European Championships Highlighted by High-Caliber Swims and Unpredictability

The first major international and in-person competition in two years wrapped up in Budapest this past week. The level of the competition was top-notch, which made for an incredibly fierce, exciting and rewarding tournament. The rankings changed, most often unexpectedly, as many countries improved their scores by several points.


All five swimmers who finished on the podium won their first European medals in solo. Russia‘s Varvara Subbotina earned her first European title in the free event. Her routine was inspired by a Japanese lullaby, and choreographed with the 2022 FINA World Championships in Japan in mind. It was actually quite reminiscent of the great Natalia Ishchenko’s routine in 2007.

With her ruptured eardrum, Subbotina and her coach actually had to rework the entire choreography quite recently. They removed anything requiring full vertical descents or sharp up-and-down Barracudas, thus potentially causing further pain. It is also why she withdrew from the technical solo, with no way to get around the required elements.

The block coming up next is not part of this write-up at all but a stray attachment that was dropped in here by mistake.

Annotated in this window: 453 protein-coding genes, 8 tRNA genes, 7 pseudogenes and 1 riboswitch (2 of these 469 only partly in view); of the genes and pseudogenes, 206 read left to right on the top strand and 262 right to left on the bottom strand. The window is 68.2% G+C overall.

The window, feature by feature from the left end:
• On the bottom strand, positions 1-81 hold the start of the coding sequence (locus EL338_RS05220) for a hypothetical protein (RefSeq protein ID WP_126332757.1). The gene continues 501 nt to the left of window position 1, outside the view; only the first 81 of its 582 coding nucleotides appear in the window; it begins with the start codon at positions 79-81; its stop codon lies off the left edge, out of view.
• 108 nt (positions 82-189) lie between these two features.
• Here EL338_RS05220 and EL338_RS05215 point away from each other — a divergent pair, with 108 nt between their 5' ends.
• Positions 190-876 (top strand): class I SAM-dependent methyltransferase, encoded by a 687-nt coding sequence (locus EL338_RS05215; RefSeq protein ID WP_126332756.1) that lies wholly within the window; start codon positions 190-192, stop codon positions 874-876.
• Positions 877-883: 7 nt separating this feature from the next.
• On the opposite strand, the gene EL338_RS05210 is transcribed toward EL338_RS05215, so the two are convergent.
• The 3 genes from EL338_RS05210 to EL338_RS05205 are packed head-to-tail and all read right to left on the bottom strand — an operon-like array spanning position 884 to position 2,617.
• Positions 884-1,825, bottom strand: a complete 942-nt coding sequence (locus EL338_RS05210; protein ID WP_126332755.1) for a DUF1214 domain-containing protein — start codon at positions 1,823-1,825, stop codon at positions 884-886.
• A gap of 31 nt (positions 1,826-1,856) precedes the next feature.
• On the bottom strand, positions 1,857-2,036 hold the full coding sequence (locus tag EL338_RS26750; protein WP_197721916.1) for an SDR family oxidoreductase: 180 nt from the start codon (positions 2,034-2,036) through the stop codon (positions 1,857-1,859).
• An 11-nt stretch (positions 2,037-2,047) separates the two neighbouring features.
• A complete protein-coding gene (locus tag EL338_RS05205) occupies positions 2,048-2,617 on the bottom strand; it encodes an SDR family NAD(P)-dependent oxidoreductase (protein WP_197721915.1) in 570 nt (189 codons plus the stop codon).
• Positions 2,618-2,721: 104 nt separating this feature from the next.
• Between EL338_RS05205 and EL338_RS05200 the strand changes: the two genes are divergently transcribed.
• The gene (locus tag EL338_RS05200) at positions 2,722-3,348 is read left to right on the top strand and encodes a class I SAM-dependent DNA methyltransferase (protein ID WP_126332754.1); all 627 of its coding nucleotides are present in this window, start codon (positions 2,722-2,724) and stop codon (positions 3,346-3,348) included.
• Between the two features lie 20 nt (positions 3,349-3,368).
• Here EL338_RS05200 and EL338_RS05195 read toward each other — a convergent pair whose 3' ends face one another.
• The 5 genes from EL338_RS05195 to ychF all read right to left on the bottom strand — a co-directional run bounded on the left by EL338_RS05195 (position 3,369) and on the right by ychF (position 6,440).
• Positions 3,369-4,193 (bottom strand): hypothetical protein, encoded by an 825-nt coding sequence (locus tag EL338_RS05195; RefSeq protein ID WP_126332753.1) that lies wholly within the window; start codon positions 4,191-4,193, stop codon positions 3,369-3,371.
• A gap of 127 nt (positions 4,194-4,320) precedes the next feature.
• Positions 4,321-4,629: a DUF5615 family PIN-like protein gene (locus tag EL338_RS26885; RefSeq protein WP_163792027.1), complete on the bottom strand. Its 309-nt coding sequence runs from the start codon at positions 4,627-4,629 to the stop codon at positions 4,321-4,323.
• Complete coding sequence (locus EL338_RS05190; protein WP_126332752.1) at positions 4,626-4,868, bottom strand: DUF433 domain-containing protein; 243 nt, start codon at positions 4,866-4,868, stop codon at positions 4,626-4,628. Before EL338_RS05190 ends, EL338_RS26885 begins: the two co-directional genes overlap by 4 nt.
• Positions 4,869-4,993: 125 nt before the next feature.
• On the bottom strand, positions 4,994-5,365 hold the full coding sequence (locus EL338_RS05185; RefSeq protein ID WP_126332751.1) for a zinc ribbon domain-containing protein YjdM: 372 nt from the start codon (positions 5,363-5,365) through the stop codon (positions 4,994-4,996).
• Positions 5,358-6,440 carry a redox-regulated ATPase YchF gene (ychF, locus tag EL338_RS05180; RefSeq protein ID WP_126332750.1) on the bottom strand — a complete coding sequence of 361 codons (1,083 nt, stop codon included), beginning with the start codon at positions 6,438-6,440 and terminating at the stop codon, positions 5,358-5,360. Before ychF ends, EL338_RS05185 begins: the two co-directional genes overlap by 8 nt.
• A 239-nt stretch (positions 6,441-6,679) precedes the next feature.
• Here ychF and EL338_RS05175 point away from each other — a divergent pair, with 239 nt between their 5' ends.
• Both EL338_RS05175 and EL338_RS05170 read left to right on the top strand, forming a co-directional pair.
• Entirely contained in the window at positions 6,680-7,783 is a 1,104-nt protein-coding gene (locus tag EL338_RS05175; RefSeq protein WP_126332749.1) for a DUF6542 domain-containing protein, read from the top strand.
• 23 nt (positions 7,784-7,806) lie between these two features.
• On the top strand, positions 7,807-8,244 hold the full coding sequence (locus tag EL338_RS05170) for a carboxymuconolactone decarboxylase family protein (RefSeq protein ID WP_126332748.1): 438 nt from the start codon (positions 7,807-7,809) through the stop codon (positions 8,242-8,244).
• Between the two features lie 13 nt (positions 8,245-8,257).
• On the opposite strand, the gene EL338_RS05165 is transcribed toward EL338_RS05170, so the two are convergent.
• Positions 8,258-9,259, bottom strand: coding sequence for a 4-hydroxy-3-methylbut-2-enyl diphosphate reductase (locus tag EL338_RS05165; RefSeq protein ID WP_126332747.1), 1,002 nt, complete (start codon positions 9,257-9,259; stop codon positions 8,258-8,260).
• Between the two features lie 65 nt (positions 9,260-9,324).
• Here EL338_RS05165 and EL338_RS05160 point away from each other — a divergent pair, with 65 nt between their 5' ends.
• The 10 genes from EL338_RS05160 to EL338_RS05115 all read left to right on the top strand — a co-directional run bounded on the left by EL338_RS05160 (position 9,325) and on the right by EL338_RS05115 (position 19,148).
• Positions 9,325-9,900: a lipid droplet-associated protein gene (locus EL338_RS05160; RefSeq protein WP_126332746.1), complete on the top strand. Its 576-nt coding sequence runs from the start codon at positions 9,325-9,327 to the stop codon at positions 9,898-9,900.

Unfortunately, Subbotina’s season ended in Budapest. She will now take time to heal and get surgery. As a result, she will have to stay out of the water for nearly two months. The 20-year-old is thus out of contention for the Russian Olympic team.

Marta Fiedina won Ukraine‘s first-ever European solo title in the technical event with a new choreography to the theme of “Enchantress.” She reached a massive 91.8445, the highest score in there for Ukraine since Anna Voloshyna in 2017. The 19-year-old placed second in the free event with another new routine, using Havasi’s “Daisy Secret.”

Overall, Fiedina looked tremendously improved and stronger than at the 2019 Worlds, where she finished fourth in both solo events. She actually swam in all eight events for Ukraine here, and leaves her first senior Europeans with four gold and four silver medals.

Evangelia Platanioti from Greece accomplished one of her biggest career goals: medaling in solo at the European Championship. She won bronze in free with a brand new choreography to Queen’s “The Show Must Go On.” She started her heartfelt performance on deck mimicking Freddie Mercury’s 1986 vocal improvisation in Wembley, initiating a call-and-response game with her teammates in the stands. She not only won a medal, but also scored a significant 90.8000. The two-time Olympian could not contain her tears when she saw her marks.